Supreme Court

14 States, 2 Lawsuits Against Health Care Bill

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From the Christian Science Monitor:

In Tallahassee, Fla., 12 attorneys general joined Florida Attorney General Bill McCollum in a 22-page complaint filed in federal court, charging that the new healthcare reform package exceeds Congress's powers to regulate commerce, violates 10th Amendment protections of state sovereignty, and imposes an unconstitutional direct tax….

Virginia filed a similar lawsuit simultaneously in federal court in Richmond. That suit is slightly different in that it focuses in part on the clash between a recently enacted state law protecting the right of Virginia residents to refuse unwanted health insurance and the new federal law that imposes penalties on anyone who seeks to defy the national government's command to purchase health insurance…..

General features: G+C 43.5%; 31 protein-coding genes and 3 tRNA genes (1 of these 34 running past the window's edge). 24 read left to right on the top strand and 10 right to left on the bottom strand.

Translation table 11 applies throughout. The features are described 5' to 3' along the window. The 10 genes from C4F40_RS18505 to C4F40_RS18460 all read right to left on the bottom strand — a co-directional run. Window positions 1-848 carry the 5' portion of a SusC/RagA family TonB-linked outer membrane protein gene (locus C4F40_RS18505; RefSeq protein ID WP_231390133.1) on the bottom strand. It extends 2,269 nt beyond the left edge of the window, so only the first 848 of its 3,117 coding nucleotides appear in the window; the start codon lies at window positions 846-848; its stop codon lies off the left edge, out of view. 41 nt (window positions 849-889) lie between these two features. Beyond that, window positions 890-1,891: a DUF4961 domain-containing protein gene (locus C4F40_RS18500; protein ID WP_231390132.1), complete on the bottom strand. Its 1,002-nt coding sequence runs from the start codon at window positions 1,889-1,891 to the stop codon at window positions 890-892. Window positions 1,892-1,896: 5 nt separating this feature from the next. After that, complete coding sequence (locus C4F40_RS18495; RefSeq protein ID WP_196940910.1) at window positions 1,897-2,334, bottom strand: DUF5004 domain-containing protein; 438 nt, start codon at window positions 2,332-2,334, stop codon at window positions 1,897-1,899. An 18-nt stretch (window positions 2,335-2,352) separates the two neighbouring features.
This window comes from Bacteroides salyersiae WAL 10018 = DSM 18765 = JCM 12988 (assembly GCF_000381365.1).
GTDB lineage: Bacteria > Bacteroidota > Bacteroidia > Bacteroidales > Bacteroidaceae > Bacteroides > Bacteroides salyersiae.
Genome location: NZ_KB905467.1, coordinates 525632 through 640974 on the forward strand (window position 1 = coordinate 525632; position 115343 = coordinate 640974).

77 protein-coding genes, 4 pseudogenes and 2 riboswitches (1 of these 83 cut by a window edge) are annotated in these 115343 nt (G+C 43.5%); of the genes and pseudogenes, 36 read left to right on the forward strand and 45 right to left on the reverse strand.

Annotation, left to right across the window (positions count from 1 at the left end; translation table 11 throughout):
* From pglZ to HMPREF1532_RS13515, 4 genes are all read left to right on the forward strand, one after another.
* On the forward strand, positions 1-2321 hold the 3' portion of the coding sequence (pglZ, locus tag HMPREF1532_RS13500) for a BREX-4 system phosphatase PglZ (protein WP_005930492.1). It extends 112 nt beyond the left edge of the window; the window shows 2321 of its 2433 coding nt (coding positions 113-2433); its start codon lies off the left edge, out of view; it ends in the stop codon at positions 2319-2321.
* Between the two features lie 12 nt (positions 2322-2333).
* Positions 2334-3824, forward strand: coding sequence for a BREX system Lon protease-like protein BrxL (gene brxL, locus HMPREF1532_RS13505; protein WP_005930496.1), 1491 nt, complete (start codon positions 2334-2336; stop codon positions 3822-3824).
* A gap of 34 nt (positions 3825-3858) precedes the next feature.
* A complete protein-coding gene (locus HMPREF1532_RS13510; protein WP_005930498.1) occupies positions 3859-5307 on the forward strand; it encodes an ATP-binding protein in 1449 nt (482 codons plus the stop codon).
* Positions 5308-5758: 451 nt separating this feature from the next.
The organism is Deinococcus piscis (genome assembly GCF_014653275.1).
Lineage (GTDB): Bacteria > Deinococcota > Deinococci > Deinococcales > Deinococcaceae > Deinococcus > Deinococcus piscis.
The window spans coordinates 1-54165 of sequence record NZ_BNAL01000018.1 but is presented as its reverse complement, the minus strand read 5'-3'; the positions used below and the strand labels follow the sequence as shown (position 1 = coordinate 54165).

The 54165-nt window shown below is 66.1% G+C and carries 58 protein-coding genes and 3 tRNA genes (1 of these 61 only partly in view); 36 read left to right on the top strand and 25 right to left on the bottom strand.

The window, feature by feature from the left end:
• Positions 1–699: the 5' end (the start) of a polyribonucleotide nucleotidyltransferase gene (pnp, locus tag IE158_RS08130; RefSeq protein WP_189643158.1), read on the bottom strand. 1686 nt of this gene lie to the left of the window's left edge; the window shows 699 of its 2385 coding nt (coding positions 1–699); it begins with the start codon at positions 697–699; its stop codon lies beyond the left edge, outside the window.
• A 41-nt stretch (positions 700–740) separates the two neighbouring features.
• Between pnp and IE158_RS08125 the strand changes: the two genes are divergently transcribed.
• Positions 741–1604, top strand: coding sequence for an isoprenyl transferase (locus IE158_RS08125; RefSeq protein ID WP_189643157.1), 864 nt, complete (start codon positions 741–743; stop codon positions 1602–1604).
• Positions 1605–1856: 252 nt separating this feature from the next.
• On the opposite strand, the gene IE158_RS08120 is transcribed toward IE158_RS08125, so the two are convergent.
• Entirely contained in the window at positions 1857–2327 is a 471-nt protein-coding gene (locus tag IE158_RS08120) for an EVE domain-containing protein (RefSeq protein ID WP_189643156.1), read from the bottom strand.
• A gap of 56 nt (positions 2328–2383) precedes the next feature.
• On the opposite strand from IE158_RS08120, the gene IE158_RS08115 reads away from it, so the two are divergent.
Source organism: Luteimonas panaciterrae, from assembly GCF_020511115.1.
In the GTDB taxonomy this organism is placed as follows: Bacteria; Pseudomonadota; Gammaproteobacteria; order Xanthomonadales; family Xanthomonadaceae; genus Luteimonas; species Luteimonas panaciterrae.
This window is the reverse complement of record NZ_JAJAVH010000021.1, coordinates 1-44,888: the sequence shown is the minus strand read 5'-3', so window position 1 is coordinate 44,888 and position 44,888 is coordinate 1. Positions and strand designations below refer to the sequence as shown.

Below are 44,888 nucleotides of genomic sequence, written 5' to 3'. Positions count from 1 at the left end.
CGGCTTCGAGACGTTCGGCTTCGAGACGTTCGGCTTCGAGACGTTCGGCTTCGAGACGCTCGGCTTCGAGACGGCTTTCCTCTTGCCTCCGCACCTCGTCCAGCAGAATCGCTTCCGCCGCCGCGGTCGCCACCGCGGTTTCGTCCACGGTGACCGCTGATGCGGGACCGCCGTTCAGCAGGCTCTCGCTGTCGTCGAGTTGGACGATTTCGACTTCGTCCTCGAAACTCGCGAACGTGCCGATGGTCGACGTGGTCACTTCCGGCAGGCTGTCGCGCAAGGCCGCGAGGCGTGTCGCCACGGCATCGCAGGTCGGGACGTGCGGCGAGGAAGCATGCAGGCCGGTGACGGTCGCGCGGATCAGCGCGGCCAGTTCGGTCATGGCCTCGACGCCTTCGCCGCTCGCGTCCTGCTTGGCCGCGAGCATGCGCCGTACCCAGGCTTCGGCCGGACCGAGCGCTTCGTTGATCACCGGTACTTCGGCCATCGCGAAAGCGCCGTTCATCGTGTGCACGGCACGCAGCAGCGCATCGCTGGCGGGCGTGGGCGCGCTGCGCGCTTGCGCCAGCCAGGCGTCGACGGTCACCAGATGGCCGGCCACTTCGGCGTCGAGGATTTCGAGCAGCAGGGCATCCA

The seven-page lawsuit presents a straightforward challenge to Congress's decision to rely on its power to regulate interstate commerce to justify the federal mandate that every individual must have health insurance or pay a penalty.

"It has never been held that the Commerce Clause [of the Constitution] … can be used to require citizens to buy goods and services," the suit says. "To depart from that history to permit the national government to require the purchase of goods and services would deprive the Commerce Clause of any effective limits."….

In addition to Florida, participating plaintiffs in the lawsuit include attorneys general from South Carolina, Nebraska, Texas, Utah, Louisiana, Alabama, Michigan, Colorado, Pennsylvania, Washington State, Idaho, and South Dakota. The suing attorneys general are Republicans except James "Buddy" Caldwell of Louisiana, who is a Democrat.

The suit is pretty much designed to get to the Supreme Court, as the Florida suit crew admits. This Hit and Run post from Damon Root yesterday will lead you to much background on the Commerce Clause issues involved and other potential legal issues with the new health care law.